Over the last year or so, I have had many people ask me about what it takes to make your website attract more consumers. In my personal experience, this is not something that you can obtain over night. There is no 'secret" formula that makes it all work.
With that said, what does make it work is rolling up your sleeves and getting dirty. Finding the right platform for you is the first and foremost key to this venture. Even though FREE sounds great, it might not work for what your needs are and that is definitely something to consider.
If you have not read Rich's article, you need to check it out. If you want to comment about it, then head to his blog as I have blocked out comments here.
Last week there was a blog (that was subsequently re-blogged) that I read which I felt both hit the nail on the head and also completely missed the mark to the point of misinformation. I will not out of simple respect name the person who wrote the post nor the person who re-blogged it. What I would like to do is give kudos for what I see as the high point of that post while also pointing out the bad information that it incorrectly relayed as fact.
First the good information regards the role of someone who not only designs websites/blogsites as a living but their role as an educator in the use and maintenance of the designed site. In my opinion it is the role of the designer to work with their client to achieve a finished product that satisfies their wishes as far as appearance and functionality. The second part of the designer's role is to educate their client on how the site works, both front end and backend. This would definitely include explaining and educating the client on how to use and maintain the site on their own if that is what they wish. There are of course instances where a client, for whatever reason, does not wish to learn nor be responsible for their site's maintenance and functionality. This is of course the decision of the client. This is the part of that original blog that I whole heartedly agree with.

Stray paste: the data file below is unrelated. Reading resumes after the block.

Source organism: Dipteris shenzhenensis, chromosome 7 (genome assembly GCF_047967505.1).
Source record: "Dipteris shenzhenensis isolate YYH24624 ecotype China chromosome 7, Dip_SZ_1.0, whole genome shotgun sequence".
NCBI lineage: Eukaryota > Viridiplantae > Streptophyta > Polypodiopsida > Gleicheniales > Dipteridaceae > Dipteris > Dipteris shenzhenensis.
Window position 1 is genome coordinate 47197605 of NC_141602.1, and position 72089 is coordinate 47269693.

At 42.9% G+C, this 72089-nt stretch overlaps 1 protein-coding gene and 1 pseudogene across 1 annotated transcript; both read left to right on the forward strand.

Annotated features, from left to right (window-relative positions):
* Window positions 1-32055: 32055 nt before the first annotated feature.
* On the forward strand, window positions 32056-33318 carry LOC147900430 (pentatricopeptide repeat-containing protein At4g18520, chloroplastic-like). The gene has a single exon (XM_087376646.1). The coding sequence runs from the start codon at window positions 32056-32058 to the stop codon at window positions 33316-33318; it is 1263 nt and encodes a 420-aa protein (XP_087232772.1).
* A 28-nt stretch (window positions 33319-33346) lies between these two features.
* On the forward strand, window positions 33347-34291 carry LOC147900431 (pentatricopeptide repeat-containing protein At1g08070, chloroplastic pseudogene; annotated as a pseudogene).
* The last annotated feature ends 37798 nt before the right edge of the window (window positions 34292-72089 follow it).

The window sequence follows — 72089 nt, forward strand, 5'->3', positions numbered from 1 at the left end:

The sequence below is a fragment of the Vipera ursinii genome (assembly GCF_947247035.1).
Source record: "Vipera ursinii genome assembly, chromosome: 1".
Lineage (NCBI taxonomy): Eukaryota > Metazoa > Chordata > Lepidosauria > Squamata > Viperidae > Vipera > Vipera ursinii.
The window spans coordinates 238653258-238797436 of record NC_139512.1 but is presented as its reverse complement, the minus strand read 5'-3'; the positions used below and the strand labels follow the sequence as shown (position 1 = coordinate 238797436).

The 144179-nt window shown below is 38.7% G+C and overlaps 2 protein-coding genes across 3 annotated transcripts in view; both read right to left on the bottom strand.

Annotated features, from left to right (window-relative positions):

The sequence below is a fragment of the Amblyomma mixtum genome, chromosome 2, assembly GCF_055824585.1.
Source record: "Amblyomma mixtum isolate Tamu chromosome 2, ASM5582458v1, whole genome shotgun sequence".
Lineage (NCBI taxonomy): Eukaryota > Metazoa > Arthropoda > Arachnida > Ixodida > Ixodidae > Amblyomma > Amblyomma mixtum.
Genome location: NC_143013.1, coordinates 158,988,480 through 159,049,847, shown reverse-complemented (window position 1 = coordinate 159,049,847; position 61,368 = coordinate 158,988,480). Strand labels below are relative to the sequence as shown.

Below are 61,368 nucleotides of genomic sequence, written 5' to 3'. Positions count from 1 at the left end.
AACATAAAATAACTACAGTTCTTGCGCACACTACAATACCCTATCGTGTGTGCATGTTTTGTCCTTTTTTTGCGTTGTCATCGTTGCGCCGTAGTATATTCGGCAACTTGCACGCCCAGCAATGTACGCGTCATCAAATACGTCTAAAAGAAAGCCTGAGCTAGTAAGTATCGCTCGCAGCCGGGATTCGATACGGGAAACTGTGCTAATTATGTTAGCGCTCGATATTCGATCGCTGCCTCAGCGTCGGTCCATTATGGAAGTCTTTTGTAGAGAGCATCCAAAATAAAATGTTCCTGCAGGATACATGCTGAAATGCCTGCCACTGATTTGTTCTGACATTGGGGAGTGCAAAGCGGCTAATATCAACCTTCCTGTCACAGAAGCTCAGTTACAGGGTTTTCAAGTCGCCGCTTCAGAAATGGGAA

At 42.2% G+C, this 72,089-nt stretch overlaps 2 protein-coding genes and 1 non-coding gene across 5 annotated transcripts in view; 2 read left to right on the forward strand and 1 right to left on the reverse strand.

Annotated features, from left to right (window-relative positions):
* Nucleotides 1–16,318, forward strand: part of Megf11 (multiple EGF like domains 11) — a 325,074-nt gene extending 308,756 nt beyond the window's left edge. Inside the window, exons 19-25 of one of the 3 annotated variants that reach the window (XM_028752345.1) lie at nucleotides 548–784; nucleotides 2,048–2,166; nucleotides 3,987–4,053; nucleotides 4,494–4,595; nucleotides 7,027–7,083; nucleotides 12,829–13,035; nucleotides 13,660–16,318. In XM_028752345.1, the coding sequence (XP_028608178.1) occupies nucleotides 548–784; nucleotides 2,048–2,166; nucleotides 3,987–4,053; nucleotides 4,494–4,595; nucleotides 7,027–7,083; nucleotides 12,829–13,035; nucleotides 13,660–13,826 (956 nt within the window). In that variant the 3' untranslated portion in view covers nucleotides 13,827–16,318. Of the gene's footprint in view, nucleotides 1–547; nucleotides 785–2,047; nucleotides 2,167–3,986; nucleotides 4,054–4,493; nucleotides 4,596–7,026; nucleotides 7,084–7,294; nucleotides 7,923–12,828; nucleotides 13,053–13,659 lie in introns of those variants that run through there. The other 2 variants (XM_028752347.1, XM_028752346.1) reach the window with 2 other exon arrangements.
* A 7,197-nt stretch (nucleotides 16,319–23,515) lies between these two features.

That original blog and the perpetuating re-blog goes further than this positive explanation of the role of a web designer. I take issue with what I believe to be the bad information in that post. The original post went on to lambast web designers who the author felt were selling a type of snake oil in the guise of known ways to optimize websites/blogsites. In its attack on those web designers who actually take the time to educate themselves on the "magic recipe" it made overreaching generalizations and assertions that were passed off as indisputable fact. I can only surmise that the real information this blog was referring to were the generally proprietary algorithms that are in constant use on the world wide web.
If you consider that at its basic core, everything on the internet is a series of 1 and 0 then the arrangement of them form the basic binary code that governs everything on the internet. The point behind that statement is that this binary code allows for the use of algorithms to govern everything from granting a Google page rank to the popularity of an article in a particular social media. An example of an algorithm and how it can materially affect your website/blogsite can be seen with Reddit.com. Between 2 and 4 weeks ago, Reddit.com made a small but significant change to its algorithm. Previously you did not have to even go into a particular post in order to "upvote" or endorse it. You could basically endorse and article, which helps to increase it popularity and searchability, from the article's title alone. This meant that many of the articles that were becoming popular had never even been read, and Reddit.com ran the risk of being marginalized as a popularity site rather than a content site. Reddit.com recognized this and changed its algorithm. Those wanting to upvote an article now have to go into the article and then back out of it in order to upvote it; an upvote from the title itself now results in the opposite effect, a downvote. This particular change became apparent to regular users of Reddit.com within a matter of days and regular users made the adjustment.
My point in bringing up this change to this particular system is that there are changes such as this one that responsible web designers take the time and make the effort to learn and understand as they do affect web optimization. There is more to optimizing a website than creating a pretty layout and learning the basics about keywords. In the spirit of full disclosure, I do want to let it be know that I co-own and operate R & D Art, a design, hosting, and support service for the way the world communicates today. The real information is the magic recipe that one can only learn from time, effort, and hard work.